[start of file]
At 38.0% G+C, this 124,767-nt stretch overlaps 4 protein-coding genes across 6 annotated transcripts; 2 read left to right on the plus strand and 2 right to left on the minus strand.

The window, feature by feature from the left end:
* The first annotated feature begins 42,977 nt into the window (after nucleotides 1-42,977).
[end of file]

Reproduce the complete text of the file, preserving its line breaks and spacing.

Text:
At 38.0% G+C, this 124,767-nt stretch overlaps 4 protein-coding genes across 6 annotated transcripts; 2 read left to right on the plus strand and 2 right to left on the minus strand.

The window, feature by feature from the left end:
* The first annotated feature begins 42,977 nt into the window (after nucleotides 1-42,977).